This week's blog post is by Laura Tanner, our Wandering Wordsmith. Join her as she spends a weekend exploring Seoul, South Korea.
When you think of major Asian cities to visit, Seoul may not come immediately to mind. But as a thriving metropolis of over 20 million, with unique culture, fashion, sightseeing and food, Seoul has much to offer! From the traditional to the quirky, exploring Seoul is a feast for the senses.
You can start at the Gyeongbokgung Palace, with its colourful guard ceremony, multiple buildings, and museums. Here, you will families visiting, and perhaps even see children flying kites. For more tradition, visit the Bongeunsa temple, built in the year 794, which is particularly elegant when it starts to snow.
Make a fun to stop at the Kimchi field museum to learn about the country’s national dish. Alternatively, if you’re in Seoul in November, you may have the privilege to visit the Kimchi Making and Sharing festival. This event, free for foreigners, offers a change to understand kimchi firsthand through making your own! Appropriate clothing is provided, and you get to keep the finished product.
Of course, you can also buy all types of kimchi at the Lotte department store’s basement food section, where the selection is astounding.
After all that walking, it’s time to enjoy some warming and often spicy Korean food, served with many side dishes called banchan. Seoul is full of fantastic eating options, so you will be spoilt for choice . You can order soju, which comes in different fruit flavours, or the milder rice-based makgeolli to accompany your meal.
Even teddy bears love Korean food! These little guys are from the Teddy Bear Museum. Located at the Namsam tower, on the Namsam mountain which is located in the center of the city. The view is spectacular, as are the teddy bears, as they teach you about Korea’s history and culture.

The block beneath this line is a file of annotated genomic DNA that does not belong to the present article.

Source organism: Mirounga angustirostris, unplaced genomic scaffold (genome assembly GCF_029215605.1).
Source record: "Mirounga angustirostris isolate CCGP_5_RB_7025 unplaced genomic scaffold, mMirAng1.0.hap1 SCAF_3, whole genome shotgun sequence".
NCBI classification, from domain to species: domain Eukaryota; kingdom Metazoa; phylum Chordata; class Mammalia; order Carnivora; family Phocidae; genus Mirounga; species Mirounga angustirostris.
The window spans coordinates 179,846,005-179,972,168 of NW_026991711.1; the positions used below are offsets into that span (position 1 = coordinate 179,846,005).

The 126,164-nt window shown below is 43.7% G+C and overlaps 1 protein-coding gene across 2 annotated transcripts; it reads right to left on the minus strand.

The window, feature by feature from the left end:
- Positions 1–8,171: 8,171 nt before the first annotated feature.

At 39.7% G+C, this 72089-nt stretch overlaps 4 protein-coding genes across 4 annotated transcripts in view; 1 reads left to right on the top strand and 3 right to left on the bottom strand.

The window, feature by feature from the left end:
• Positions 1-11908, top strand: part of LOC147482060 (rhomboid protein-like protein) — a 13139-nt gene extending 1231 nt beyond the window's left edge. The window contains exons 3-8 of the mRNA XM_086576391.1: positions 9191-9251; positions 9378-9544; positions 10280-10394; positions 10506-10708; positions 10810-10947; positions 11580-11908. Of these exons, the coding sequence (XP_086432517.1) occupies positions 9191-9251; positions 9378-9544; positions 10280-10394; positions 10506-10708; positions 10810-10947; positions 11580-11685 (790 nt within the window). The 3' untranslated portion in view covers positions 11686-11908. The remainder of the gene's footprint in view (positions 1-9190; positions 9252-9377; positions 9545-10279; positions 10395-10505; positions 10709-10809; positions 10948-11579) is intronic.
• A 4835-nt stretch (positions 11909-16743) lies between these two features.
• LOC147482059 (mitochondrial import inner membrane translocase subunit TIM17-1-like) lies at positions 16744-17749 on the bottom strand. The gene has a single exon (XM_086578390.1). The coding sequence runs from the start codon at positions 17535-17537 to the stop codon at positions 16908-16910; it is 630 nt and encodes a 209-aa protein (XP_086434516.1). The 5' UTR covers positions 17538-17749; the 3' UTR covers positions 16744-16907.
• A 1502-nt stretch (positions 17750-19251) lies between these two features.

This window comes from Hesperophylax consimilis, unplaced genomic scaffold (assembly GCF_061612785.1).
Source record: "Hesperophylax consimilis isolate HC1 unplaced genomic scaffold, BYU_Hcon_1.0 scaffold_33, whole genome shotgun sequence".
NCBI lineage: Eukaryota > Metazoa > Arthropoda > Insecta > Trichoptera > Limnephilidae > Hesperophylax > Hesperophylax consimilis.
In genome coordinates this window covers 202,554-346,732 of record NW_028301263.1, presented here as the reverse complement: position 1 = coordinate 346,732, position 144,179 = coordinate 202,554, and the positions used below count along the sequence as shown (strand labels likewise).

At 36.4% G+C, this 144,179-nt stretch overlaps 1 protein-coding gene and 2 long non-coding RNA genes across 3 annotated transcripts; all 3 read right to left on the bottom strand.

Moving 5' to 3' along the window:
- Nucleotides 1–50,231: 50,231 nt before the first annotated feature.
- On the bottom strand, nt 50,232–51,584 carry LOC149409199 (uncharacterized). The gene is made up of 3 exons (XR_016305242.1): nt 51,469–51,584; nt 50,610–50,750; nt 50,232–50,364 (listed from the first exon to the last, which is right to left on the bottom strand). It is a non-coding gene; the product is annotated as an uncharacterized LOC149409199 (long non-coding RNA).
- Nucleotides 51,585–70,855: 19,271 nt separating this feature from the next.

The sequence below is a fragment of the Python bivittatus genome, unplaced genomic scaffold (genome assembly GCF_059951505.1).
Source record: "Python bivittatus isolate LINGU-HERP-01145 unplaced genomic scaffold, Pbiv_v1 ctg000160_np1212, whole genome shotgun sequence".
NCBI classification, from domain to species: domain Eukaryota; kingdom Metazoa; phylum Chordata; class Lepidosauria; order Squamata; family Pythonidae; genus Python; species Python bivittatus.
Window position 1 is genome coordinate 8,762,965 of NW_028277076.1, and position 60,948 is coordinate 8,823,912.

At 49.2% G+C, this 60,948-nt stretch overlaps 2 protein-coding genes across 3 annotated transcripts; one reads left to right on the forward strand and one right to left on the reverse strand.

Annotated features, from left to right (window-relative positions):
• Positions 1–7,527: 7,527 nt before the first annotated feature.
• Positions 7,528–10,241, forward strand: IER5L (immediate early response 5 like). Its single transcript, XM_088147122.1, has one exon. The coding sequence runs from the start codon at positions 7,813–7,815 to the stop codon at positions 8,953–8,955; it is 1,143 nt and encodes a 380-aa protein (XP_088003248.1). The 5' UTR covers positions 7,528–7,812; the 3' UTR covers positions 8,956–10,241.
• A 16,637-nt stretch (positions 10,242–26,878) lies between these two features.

Last but not least, make time for Korea’s extensive markets, which seem to cover the city centre. These markets offers Korean street snacks which you’re unlikely to have tried before in other countries. Dongdaemun market has miles of socks, hats, clothes and hiking gear, while Namdaemun market is great for children’s clothes and much more.
If you’ve got an extra day in Seoul, then you can take an educational and poignant tour of the Demilitarized Zone (DMZ), the heavily guarded border with North Korea. Here, you can visit the Joint Security Area, and even walk into the North Korean side of the conference room buildings spanning the border.
Below, you can see the border, demarcated by a cement ridge, and the North Korean guard in the background.
The DMZ tour also includes a glimpse into the nearby North Korean town of Kijong-dong, with its towering flagpole (zoom lens required), as well as a stop at the border’s non-operational train station, and a trip into a border tunnel built by the North Koreans for a planned attack.
Now, no trip to Seoul is complete without seeing some of its quirky side. At the Gangnam Tourist Information Centre you can learn about local plastic surgery options, as well as get your picture taken as part of a K-pop band.
For another unusual attraction, how about the TrickEye museum, part of a series of these attractions opening across Asia? Here, you can achieve your dreams of becoming a ballerina, a panda, or perhaps a shark surfer. It’s best to go when it’s not too busy, to avoid having to wait to take your trickery photos.
Ready to pack your bags for Seoul? I've got a sudden craving for kimchi!
How much plastic do you use on a daily basis? And more importantly, how much do you throw away? When you really stop and think about not just the amount of plastic you use, but how long it lasts (over 450 years for a plastic water bottle), you realize we all need to take concrete steps to reduce our plastic footprint. Read on to find out how!